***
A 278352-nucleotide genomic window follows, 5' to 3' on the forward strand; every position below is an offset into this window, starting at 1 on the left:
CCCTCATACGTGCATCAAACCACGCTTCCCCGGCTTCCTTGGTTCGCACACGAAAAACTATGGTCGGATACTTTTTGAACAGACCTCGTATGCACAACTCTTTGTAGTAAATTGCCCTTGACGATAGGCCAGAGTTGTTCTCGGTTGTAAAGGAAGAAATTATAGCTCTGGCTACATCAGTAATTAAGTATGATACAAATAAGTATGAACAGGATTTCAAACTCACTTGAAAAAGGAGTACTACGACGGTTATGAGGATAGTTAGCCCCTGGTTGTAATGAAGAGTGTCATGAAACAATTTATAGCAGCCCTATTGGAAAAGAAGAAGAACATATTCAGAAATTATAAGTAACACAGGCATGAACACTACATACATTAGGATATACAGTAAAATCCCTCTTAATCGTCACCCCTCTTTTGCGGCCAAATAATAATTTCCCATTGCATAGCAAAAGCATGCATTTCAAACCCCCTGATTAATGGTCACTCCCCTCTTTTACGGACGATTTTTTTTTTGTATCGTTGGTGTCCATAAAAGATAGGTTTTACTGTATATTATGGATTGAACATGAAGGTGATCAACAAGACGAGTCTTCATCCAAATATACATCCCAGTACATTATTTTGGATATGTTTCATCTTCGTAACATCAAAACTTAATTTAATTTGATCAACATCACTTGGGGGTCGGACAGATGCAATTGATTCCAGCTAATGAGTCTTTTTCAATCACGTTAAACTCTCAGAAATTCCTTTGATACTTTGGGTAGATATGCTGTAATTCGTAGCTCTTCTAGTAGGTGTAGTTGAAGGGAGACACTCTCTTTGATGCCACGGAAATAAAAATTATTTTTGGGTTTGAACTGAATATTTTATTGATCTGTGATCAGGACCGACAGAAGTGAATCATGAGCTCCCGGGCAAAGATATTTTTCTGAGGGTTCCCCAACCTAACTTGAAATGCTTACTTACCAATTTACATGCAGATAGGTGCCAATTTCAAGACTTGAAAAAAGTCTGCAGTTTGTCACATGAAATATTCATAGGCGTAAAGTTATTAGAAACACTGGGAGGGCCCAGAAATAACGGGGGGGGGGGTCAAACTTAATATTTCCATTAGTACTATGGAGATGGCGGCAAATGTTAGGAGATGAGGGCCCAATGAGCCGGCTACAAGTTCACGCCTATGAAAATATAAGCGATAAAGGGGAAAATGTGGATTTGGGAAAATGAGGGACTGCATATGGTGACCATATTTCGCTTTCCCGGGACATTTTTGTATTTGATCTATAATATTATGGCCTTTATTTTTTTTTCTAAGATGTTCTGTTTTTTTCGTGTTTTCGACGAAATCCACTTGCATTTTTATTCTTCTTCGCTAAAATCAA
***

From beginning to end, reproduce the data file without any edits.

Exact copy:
A 278352-nucleotide genomic window follows, 5' to 3' on the forward strand; every position below is an offset into this window, starting at 1 on the left:
CCCTCATACGTGCATCAAACCACGCTTCCCCGGCTTCCTTGGTTCGCACACGAAAAACTATGGTCGGATACTTTTTGAACAGACCTCGTATGCACAACTCTTTGTAGTAAATTGCCCTTGACGATAGGCCAGAGTTGTTCTCGGTTGTAAAGGAAGAAATTATAGCTCTGGCTACATCAGTAATTAAGTATGATACAAATAAGTATGAACAGGATTTCAAACTCACTTGAAAAAGGAGTACTACGACGGTTATGAGGATAGTTAGCCCCTGGTTGTAATGAAGAGTGTCATGAAACAATTTATAGCAGCCCTATTGGAAAAGAAGAAGAACATATTCAGAAATTATAAGTAACACAGGCATGAACACTACATACATTAGGATATACAGTAAAATCCCTCTTAATCGTCACCCCTCTTTTGCGGCCAAATAATAATTTCCCATTGCATAGCAAAAGCATGCATTTCAAACCCCCTGATTAATGGTCACTCCCCTCTTTTACGGACGATTTTTTTTTTGTATCGTTGGTGTCCATAAAAGATAGGTTTTACTGTATATTATGGATTGAACATGAAGGTGATCAACAAGACGAGTCTTCATCCAAATATACATCCCAGTACATTATTTTGGATATGTTTCATCTTCGTAACATCAAAACTTAATTTAATTTGATCAACATCACTTGGGGGTCGGACAGATGCAATTGATTCCAGCTAATGAGTCTTTTTCAATCACGTTAAACTCTCAGAAATTCCTTTGATACTTTGGGTAGATATGCTGTAATTCGTAGCTCTTCTAGTAGGTGTAGTTGAAGGGAGACACTCTCTTTGATGCCACGGAAATAAAAATTATTTTTGGGTTTGAACTGAATATTTTATTGATCTGTGATCAGGACCGACAGAAGTGAATCATGAGCTCCCGGGCAAAGATATTTTTCTGAGGGTTCCCCAACCTAACTTGAAATGCTTACTTACCAATTTACATGCAGATAGGTGCCAATTTCAAGACTTGAAAAAAGTCTGCAGTTTGTCACATGAAATATTCATAGGCGTAAAGTTATTAGAAACACTGGGAGGGCCCAGAAATAACGGGGGGGGGGGTCAAACTTAATATTTCCATTAGTACTATGGAGATGGCGGCAAATGTTAGGAGATGAGGGCCCAATGAGCCGGCTACAAGTTCACGCCTATGAAAATATAAGCGATAAAGGGGAAAATGTGGATTTGGGAAAATGAGGGACTGCATATGGTGACCATATTTCGCTTTCCCGGGACATTTTTGTATTTGATCTATAATATTATGGCCTTTATTTTTTTTTCTAAGATGTTCTGTTTTTTTCGTGTTTTCGACGAAATCCACTTGCATTTTTATTCTTCTTCGCTAAAATCAA